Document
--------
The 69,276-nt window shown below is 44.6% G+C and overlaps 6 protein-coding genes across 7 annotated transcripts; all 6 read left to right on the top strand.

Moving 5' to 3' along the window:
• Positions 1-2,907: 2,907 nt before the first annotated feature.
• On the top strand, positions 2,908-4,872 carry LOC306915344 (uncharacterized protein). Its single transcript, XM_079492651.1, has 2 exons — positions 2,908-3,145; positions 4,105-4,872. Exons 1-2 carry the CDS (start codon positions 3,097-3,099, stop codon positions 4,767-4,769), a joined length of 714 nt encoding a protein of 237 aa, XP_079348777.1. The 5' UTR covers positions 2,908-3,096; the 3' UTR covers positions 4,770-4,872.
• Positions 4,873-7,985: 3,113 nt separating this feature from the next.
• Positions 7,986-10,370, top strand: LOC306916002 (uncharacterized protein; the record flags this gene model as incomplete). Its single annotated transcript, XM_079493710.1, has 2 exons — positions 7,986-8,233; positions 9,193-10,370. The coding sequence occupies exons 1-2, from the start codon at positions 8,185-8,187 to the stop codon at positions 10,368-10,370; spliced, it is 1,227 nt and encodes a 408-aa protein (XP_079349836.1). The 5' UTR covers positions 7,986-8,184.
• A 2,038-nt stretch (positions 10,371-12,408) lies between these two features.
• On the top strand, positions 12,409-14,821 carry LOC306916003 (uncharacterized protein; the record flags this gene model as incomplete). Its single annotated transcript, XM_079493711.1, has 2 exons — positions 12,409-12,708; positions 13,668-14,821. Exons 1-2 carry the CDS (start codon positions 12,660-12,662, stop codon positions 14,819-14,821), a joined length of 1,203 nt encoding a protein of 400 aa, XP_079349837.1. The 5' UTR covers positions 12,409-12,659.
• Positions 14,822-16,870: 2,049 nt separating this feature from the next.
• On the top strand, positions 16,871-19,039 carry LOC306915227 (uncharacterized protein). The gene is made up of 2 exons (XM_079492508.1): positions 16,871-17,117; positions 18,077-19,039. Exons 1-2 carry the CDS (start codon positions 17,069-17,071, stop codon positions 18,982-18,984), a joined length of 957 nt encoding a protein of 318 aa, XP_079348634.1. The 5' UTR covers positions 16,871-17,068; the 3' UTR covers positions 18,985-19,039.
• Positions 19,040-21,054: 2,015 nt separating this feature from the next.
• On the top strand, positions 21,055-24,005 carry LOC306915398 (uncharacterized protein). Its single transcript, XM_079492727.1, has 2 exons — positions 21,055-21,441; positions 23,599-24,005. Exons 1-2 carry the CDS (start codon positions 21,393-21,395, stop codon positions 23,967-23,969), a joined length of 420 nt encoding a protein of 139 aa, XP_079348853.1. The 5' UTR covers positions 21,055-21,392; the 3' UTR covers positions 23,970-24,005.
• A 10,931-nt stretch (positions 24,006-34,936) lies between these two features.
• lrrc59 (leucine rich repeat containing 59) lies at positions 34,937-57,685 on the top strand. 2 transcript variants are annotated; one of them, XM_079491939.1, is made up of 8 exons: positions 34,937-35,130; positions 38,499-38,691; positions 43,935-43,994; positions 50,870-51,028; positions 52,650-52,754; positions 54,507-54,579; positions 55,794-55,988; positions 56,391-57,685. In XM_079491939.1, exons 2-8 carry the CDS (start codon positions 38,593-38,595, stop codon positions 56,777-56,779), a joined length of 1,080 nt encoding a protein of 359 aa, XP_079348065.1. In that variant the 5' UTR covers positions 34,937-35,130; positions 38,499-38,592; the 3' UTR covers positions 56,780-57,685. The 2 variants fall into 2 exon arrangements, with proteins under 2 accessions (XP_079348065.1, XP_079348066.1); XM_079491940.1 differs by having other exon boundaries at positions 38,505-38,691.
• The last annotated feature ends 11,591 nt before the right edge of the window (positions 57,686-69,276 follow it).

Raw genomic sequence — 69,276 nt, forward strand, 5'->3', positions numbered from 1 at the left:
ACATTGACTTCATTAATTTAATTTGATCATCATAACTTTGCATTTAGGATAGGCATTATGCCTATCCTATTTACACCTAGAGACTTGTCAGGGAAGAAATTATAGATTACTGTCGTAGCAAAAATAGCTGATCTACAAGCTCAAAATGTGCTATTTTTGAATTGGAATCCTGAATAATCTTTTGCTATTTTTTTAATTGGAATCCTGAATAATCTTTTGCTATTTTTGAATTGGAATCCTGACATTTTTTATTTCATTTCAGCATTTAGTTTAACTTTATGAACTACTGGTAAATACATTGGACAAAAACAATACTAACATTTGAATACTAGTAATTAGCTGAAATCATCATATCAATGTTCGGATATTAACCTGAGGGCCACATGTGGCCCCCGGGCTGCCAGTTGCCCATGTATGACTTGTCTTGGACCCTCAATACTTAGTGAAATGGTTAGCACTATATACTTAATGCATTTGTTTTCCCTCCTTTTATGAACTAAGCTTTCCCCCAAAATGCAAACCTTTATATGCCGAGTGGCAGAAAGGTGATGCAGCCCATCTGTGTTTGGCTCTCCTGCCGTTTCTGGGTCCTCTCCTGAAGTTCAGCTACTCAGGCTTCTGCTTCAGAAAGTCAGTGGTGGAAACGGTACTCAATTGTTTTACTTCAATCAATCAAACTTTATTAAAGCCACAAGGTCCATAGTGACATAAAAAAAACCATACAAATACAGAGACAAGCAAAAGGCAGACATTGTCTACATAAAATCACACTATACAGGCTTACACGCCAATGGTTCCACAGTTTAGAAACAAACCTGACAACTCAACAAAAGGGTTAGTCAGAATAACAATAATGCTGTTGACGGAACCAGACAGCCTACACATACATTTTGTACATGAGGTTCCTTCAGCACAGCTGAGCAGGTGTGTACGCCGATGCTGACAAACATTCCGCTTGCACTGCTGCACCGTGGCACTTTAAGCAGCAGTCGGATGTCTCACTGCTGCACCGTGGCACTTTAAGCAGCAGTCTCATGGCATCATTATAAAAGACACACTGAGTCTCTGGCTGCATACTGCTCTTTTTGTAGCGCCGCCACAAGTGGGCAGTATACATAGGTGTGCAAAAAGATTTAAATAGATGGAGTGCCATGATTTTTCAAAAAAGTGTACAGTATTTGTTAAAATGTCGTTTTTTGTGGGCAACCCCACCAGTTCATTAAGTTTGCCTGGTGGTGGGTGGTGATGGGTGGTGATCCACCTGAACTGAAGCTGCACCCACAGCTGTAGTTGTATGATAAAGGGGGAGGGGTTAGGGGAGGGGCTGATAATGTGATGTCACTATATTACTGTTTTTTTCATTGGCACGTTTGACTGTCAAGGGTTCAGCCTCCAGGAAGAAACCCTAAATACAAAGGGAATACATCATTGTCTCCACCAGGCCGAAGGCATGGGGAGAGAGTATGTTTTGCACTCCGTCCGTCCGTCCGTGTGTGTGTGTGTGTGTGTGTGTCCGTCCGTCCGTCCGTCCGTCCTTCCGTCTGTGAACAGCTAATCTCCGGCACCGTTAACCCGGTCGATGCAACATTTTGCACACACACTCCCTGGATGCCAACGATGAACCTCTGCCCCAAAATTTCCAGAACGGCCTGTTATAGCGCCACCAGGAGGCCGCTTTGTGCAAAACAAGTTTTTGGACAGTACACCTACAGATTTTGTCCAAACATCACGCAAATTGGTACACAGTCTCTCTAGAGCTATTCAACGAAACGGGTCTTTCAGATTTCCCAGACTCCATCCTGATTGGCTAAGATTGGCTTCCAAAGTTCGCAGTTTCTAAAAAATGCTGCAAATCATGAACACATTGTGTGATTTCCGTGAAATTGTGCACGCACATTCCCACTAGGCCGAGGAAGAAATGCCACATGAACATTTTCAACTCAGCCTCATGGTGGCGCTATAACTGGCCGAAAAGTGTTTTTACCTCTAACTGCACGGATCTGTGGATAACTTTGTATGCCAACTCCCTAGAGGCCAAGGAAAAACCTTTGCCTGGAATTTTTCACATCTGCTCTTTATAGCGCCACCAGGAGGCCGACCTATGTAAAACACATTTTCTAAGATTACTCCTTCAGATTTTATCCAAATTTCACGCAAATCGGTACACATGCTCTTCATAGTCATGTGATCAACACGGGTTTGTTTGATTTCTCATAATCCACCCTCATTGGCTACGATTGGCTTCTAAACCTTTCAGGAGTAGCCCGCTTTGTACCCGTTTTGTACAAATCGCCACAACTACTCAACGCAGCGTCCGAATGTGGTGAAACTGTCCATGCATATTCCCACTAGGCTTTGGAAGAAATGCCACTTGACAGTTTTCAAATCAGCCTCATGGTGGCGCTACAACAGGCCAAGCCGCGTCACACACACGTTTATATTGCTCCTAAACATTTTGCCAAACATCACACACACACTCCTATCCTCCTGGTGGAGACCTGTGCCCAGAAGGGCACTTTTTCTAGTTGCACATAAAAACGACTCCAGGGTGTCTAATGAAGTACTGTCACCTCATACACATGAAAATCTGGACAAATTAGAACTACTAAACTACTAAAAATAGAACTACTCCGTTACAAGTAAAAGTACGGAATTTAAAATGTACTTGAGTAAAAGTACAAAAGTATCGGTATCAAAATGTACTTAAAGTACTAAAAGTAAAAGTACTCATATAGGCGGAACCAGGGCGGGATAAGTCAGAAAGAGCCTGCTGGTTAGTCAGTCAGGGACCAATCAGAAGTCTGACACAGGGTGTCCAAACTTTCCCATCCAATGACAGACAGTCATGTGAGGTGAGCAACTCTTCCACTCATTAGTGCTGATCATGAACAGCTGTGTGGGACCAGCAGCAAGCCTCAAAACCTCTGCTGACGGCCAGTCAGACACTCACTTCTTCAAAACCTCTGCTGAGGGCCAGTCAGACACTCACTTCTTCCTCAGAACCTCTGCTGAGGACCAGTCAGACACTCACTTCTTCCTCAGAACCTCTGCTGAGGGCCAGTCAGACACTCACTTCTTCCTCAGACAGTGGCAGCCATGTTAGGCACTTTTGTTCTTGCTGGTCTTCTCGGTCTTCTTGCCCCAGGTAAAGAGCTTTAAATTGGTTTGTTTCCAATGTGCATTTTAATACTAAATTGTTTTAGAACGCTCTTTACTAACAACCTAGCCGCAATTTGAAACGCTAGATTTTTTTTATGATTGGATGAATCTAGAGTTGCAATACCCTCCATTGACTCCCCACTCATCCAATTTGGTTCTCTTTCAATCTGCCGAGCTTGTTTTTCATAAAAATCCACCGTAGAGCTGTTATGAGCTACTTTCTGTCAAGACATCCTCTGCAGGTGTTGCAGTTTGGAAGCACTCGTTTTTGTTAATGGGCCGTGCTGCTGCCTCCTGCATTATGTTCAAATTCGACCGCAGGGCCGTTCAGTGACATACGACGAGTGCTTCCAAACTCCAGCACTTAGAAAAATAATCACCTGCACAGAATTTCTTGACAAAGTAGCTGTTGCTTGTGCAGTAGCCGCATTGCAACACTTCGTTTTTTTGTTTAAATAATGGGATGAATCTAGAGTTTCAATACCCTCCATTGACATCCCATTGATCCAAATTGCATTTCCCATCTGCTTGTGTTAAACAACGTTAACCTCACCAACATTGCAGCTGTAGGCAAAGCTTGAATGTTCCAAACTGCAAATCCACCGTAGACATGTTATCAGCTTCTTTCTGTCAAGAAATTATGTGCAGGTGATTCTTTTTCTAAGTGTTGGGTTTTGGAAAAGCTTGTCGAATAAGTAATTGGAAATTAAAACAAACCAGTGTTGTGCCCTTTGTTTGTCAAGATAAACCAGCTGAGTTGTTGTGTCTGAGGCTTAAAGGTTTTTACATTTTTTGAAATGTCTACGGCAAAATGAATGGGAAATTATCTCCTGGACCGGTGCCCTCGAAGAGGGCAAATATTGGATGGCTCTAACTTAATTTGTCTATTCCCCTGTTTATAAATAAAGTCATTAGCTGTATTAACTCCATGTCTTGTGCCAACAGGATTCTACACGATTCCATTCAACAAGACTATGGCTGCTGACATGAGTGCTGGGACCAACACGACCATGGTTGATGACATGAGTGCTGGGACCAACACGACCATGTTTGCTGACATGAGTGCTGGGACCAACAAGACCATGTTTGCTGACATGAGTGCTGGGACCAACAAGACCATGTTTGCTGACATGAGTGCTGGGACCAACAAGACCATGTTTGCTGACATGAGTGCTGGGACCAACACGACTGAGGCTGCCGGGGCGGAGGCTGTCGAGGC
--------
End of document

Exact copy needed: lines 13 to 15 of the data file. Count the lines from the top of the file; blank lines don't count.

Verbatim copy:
• A 10,931-nt stretch (positions 24,006-34,936) lies between these two features.
• lrrc59 (leucine rich repeat containing 59) lies at positions 34,937-57,685 on the top strand. 2 transcript variants are annotated; one of them, XM_079491939.1, is made up of 8 exons: positions 34,937-35,130; positions 38,499-38,691; positions 43,935-43,994; positions 50,870-51,028; positions 52,650-52,754; positions 54,507-54,579; positions 55,794-55,988; positions 56,391-57,685. In XM_079491939.1, exons 2-8 carry the CDS (start codon positions 38,593-38,595, stop codon positions 56,777-56,779), a joined length of 1,080 nt encoding a protein of 359 aa, XP_079348065.1. In that variant the 5' UTR covers positions 34,937-35,130; positions 38,499-38,592; the 3' UTR covers positions 56,780-57,685. The 2 variants fall into 2 exon arrangements, with proteins under 2 accessions (XP_079348065.1, XP_079348066.1); XM_079491940.1 differs by having other exon boundaries at positions 38,505-38,691.
• The last annotated feature ends 11,591 nt before the right edge of the window (positions 57,686-69,276 follow it).